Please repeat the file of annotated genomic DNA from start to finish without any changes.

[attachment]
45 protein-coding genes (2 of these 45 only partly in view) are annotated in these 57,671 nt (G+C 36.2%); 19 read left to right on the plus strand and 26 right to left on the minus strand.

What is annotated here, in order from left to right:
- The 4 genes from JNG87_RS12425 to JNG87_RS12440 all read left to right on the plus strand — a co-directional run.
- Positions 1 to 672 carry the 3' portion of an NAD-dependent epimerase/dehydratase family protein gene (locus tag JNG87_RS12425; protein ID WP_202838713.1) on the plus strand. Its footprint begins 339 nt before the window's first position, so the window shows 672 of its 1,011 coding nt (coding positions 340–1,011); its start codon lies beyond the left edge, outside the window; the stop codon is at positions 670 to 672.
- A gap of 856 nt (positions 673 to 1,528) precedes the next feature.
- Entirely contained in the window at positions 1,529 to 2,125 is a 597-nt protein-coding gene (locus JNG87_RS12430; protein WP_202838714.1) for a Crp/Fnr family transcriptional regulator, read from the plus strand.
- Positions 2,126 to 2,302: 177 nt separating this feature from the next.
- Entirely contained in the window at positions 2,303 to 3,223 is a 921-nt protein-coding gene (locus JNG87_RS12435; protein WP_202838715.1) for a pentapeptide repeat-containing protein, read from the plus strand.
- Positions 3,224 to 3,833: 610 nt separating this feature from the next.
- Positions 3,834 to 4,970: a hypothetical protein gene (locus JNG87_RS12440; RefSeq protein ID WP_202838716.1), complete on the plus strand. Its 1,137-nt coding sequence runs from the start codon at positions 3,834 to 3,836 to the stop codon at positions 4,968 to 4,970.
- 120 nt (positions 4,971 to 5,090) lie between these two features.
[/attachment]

45 protein-coding genes (2 of these 45 only partly in view) are annotated in these 57,671 nt (G+C 36.2%); 19 read left to right on the plus strand and 26 right to left on the minus strand.

What is annotated here, in order from left to right:
- The 4 genes from JNG87_RS12425 to JNG87_RS12440 all read left to right on the plus strand — a co-directional run.
- Positions 1 to 672 carry the 3' portion of an NAD-dependent epimerase/dehydratase family protein gene (locus tag JNG87_RS12425; protein ID WP_202838713.1) on the plus strand. Its footprint begins 339 nt before the window's first position, so the window shows 672 of its 1,011 coding nt (coding positions 340–1,011); its start codon lies beyond the left edge, outside the window; the stop codon is at positions 670 to 672.
- A gap of 856 nt (positions 673 to 1,528) precedes the next feature.
- Entirely contained in the window at positions 1,529 to 2,125 is a 597-nt protein-coding gene (locus JNG87_RS12430; protein WP_202838714.1) for a Crp/Fnr family transcriptional regulator, read from the plus strand.
- Positions 2,126 to 2,302: 177 nt separating this feature from the next.
- Entirely contained in the window at positions 2,303 to 3,223 is a 921-nt protein-coding gene (locus JNG87_RS12435; protein WP_202838715.1) for a pentapeptide repeat-containing protein, read from the plus strand.
- Positions 3,224 to 3,833: 610 nt separating this feature from the next.
- Positions 3,834 to 4,970: a hypothetical protein gene (locus JNG87_RS12440; RefSeq protein ID WP_202838716.1), complete on the plus strand. Its 1,137-nt coding sequence runs from the start codon at positions 3,834 to 3,836 to the stop codon at positions 4,968 to 4,970.
- 120 nt (positions 4,971 to 5,090) lie between these two features.